European Club Association chairman Andrea Agnelli insisted on Tuesday that the “real deadline” to finalise controversial plans to reform the UEFA Champions League is not until 2022 as clubs struggle to reach agreement on a way forward.
Agnelli, the chairman of Italian champions Juventus as well as the ECA, has been at the forefront of plans to reshape Europe’s elite club competition from 2024 which would turn it into a largely closed shop.
Those plans have been met with resistance from domestic leagues and from clubs below the very cream of the continental game, so the ECA’s two-day General Assembly in Geneva ended without a consensus on how to move forward.
“We know we have to find an answer by 2022. That is when they go to market in terms of selling commercial rights of whatever competition there will be,” Agnelli, who was earlier re-elected to the position of ECA chairman until 2023, said at a press conference on Tuesday.
“So the real deadline if you want is 2022, but hopefully you will not need all that time.”
The ECA, which represents more than 230 clubs from across Europe, has been at the heart of the plans for a new-look Champions League, which were presented by UEFA in May.
The proposed reforms include the introduction of weekend fixtures, four groups of eight, and a tiered system with relegation and promotion that would see the top six teams in each group automatically qualify for the following year’s competition.
Fierce opposition from clubs and national leagues worried about the potential damage to their competitions led UEFA to cancel a meeting planned for September 11.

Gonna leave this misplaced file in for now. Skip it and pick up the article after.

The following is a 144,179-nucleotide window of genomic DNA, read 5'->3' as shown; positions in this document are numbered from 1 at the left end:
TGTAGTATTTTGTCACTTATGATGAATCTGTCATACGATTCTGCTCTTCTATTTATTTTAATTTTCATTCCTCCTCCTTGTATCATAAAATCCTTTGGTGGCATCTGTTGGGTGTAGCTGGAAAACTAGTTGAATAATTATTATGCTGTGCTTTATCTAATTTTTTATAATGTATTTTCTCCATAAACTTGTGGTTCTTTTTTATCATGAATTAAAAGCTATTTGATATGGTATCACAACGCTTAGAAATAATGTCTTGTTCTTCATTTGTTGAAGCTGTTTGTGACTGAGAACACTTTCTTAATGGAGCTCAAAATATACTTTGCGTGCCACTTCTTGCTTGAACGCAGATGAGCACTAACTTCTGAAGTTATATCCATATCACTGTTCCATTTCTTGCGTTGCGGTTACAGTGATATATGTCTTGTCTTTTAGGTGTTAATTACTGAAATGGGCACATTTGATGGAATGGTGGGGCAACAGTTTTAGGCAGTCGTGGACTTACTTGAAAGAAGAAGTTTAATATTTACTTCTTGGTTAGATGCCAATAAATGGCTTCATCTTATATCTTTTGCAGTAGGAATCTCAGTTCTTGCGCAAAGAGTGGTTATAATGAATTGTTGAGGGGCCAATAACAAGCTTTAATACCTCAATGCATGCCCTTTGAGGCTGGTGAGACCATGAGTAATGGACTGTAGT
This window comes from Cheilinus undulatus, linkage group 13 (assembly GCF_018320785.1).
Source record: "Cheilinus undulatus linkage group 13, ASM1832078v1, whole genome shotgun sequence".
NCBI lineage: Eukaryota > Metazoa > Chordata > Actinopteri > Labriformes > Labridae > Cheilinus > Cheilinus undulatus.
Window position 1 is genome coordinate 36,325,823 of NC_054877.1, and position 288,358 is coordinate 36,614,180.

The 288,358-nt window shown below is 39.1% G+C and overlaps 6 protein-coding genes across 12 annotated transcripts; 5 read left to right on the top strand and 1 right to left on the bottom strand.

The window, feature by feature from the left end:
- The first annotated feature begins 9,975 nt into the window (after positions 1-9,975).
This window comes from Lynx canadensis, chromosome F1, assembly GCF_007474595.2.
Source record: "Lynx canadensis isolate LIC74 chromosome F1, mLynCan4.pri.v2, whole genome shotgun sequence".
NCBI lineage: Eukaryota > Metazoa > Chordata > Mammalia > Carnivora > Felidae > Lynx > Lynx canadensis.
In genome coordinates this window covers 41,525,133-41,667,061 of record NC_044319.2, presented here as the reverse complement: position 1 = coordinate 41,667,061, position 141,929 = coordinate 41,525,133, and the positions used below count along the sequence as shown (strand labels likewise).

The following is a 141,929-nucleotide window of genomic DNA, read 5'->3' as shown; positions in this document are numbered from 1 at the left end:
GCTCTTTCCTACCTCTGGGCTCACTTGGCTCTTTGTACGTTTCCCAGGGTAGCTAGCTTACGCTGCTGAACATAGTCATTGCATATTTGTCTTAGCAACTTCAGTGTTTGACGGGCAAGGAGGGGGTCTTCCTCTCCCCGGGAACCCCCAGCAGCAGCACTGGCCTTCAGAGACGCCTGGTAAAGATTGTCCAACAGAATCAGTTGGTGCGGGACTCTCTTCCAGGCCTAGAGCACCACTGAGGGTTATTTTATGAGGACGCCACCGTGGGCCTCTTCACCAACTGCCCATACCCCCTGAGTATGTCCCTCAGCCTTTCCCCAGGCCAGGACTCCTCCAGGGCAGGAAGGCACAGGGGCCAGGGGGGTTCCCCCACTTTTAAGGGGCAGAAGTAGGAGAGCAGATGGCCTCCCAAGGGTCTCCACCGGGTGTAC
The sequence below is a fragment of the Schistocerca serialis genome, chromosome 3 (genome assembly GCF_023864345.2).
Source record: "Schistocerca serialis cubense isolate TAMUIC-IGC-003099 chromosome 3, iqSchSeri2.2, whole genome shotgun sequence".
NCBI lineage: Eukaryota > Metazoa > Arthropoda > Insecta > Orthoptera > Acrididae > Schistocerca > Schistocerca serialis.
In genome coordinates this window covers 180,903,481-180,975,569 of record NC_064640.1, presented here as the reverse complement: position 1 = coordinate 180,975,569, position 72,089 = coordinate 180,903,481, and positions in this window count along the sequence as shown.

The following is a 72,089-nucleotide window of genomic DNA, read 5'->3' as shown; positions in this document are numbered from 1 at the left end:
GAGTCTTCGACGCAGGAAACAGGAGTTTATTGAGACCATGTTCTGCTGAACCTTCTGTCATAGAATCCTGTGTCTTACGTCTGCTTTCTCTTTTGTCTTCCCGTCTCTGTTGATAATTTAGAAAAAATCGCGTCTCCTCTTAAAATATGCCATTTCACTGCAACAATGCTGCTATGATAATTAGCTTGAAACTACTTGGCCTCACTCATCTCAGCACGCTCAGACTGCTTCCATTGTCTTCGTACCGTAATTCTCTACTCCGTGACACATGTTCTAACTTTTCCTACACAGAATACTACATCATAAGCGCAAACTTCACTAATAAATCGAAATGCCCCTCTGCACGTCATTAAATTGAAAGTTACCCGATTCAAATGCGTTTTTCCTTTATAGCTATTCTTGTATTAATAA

– Crowded calendar –
Over the last two days in Geneva, the ECA has carried on discussions with clubs but Agnelli called it “the end of phase one of the consultation”.
“What has been very important about the proposal on the table is that it has made everybody engage that there is a requirement for change,” he added.
“What is important is more European games, that is all we want.
“We want fair access, we want greater participation for minor countries.
“What we want to remain loyal with are our principles. That is what matters, in a unified environment, where all stakeholders can come together and think for the best of European football going forward.”
However, in order to increase the number of matches played in European competitions, dates would need to be found in an already crowded international calendar.
According to several sources present at the ECA General Assembly, Agnelli has suggested reducing the number of teams in each domestic league as a solution.
When asked on Tuesday if that was the position of the ECA, Agnelli replied with a brusque “no”.